Year | 2016
Location | Sheffield, UK
Client | St Wilfrid’s Centre

St Wilfrid’s is a day centre for vulnerable adults, opened five days a week, providing assistance to 50 individuals each day. Various services, such as welfare and personal development, alongside a range of activities are delivered by a team of staff and volunteers. These activities include a wood workshop, pottery studios, a photography club, and various arts/ drama groups. The centre currently has about 130 volunteers who form a key part to the St Wilfrid’s community.

The initial brief set out by the client looked to solving the immediate issues of the existing building. The main objectives were as follows:
– To improve accessibility, usability and appearance
– To make the workshops a healthier and safer place to be
– To think about what might be…

The Live Project Team recognised that a long term vision for the centre could be developed. This would celebrate the potential of St Wilfrid’s, and provide a greater variety of services for a larger number of people. Observing the excellent work undertaken at St Wilfrid’s, it was noted that the ‘Five Ways to Well-being’ closely reflect the ethos of the centre and could be used as a framework for future development. The ‘Five Ways to Well-being’ are a set of evidence-based actions, adopted by the NHS, promoting people’s well-being; Connect, Be Active, Take Notice, Keep Learning and Give.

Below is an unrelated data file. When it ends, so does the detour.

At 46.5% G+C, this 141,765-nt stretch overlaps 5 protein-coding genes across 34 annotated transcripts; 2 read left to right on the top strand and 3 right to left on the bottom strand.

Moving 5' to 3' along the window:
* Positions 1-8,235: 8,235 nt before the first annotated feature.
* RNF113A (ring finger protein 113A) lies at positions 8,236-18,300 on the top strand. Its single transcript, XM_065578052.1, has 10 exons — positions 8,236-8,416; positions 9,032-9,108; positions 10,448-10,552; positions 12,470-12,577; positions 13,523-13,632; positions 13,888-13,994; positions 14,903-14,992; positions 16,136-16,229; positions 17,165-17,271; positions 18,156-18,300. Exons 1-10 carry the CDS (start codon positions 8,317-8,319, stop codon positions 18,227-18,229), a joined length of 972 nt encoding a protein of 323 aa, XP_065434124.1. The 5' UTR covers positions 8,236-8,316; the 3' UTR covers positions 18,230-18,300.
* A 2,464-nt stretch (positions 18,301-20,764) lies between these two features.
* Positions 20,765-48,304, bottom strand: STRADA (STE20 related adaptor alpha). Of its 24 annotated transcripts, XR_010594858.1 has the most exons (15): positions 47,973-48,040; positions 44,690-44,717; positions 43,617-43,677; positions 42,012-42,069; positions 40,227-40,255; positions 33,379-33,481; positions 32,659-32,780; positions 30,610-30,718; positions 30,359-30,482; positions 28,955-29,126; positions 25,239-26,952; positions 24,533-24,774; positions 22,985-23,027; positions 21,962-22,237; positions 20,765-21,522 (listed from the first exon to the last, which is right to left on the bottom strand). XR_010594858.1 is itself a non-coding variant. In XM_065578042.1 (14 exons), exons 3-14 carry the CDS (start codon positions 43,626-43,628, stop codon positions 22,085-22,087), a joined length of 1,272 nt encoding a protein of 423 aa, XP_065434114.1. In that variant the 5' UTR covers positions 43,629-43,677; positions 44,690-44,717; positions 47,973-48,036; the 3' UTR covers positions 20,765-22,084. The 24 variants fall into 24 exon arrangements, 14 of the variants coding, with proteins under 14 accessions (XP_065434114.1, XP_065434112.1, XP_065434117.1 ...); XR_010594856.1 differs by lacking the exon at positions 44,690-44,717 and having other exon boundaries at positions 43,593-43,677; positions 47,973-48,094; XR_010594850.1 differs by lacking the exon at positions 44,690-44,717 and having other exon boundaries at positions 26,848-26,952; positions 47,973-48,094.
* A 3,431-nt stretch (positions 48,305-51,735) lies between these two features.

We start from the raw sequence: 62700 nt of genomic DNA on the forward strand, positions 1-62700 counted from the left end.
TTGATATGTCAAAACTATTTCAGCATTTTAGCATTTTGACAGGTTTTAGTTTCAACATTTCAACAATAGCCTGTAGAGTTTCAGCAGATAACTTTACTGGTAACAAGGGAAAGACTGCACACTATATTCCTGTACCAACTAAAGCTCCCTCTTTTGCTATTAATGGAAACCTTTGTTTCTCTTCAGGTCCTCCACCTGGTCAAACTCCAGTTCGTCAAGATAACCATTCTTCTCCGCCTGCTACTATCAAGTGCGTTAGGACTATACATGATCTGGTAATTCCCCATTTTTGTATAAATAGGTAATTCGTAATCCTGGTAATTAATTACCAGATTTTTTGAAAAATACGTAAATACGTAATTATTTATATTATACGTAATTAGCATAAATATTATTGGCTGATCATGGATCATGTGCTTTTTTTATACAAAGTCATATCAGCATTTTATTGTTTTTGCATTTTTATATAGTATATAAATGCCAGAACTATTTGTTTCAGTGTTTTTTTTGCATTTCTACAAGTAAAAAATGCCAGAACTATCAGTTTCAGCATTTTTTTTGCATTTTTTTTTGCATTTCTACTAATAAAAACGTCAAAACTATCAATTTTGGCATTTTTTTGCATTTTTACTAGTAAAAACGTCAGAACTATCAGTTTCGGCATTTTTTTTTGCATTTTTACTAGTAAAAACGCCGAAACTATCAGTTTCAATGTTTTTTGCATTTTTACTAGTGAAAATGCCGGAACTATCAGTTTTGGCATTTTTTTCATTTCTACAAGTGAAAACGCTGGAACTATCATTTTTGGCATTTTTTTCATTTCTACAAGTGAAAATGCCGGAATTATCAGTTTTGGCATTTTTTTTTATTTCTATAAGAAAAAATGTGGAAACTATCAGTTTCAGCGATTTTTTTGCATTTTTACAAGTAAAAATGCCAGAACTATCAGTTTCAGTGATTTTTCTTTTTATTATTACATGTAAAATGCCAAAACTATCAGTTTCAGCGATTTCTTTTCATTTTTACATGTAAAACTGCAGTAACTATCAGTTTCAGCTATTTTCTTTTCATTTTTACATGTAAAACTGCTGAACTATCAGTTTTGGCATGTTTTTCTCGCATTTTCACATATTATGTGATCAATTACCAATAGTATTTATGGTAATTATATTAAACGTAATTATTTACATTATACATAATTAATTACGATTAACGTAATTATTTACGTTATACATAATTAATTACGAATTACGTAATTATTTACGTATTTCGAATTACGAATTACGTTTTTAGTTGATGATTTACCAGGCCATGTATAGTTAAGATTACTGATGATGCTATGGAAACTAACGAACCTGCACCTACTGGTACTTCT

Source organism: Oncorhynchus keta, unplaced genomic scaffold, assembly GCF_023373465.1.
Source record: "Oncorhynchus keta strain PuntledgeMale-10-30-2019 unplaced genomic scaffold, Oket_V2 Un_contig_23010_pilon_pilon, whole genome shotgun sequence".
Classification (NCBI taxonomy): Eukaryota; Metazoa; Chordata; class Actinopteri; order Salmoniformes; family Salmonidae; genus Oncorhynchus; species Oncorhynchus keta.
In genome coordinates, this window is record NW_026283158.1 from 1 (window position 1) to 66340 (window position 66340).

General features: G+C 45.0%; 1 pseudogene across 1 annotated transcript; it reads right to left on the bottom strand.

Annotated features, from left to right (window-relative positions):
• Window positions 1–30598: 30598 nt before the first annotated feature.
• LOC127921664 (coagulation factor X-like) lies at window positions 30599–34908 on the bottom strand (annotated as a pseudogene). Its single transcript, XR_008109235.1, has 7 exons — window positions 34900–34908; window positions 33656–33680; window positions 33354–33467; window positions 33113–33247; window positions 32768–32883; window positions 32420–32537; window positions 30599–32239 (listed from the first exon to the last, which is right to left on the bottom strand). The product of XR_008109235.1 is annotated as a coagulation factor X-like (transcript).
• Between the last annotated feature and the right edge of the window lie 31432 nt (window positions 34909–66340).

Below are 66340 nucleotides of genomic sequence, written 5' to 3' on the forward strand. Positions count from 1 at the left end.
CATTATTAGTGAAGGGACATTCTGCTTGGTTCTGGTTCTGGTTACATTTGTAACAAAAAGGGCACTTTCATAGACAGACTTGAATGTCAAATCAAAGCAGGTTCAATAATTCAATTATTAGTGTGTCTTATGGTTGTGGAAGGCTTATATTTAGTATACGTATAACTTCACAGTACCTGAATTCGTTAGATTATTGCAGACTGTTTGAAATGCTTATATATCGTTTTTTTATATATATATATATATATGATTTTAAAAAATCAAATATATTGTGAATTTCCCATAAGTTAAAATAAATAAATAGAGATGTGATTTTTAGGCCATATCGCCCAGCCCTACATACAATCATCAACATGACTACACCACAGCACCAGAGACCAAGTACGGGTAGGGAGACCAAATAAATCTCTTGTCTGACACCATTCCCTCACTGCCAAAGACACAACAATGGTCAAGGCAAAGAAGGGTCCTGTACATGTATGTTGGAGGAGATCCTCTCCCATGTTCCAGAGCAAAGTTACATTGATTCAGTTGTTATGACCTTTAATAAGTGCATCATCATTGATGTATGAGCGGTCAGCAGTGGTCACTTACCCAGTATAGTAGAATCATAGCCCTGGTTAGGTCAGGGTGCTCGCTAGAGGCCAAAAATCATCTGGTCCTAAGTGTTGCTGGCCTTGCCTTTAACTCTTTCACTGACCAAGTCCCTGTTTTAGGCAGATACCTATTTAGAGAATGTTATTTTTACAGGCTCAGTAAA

Through meetings with the client and engaging with centre users, proposals for ‘Today’, ‘Tomorrow’, and the ‘Future’ were generated. These three moves suggest both a long term and more immediate vision for the centre. The more immediate changes re-imagine the existing building and site, improving the layout of services and enhancing the quality of these spaces. The ‘Future’ vision proposes development over the adjacent site, increasing capacity and placing it within the wider context of the city of Sheffield. The ‘Five Ways to Well-Being’ are embedded within each of these propositions, ensuring service provision continues to be both holistic and engaging to a large number, and diverse group, of users.

This project celebrates community, demonstrating that St Wilfrid’s has the potential to become a significant and vibrant centre, enabling users to grow in confidence and well-being together. Collaboration between the Live Project team and centre stakeholders has informed a rich project dealing with both spatial strategy and design aesthetic. These are presented through a series of documents and playful animation.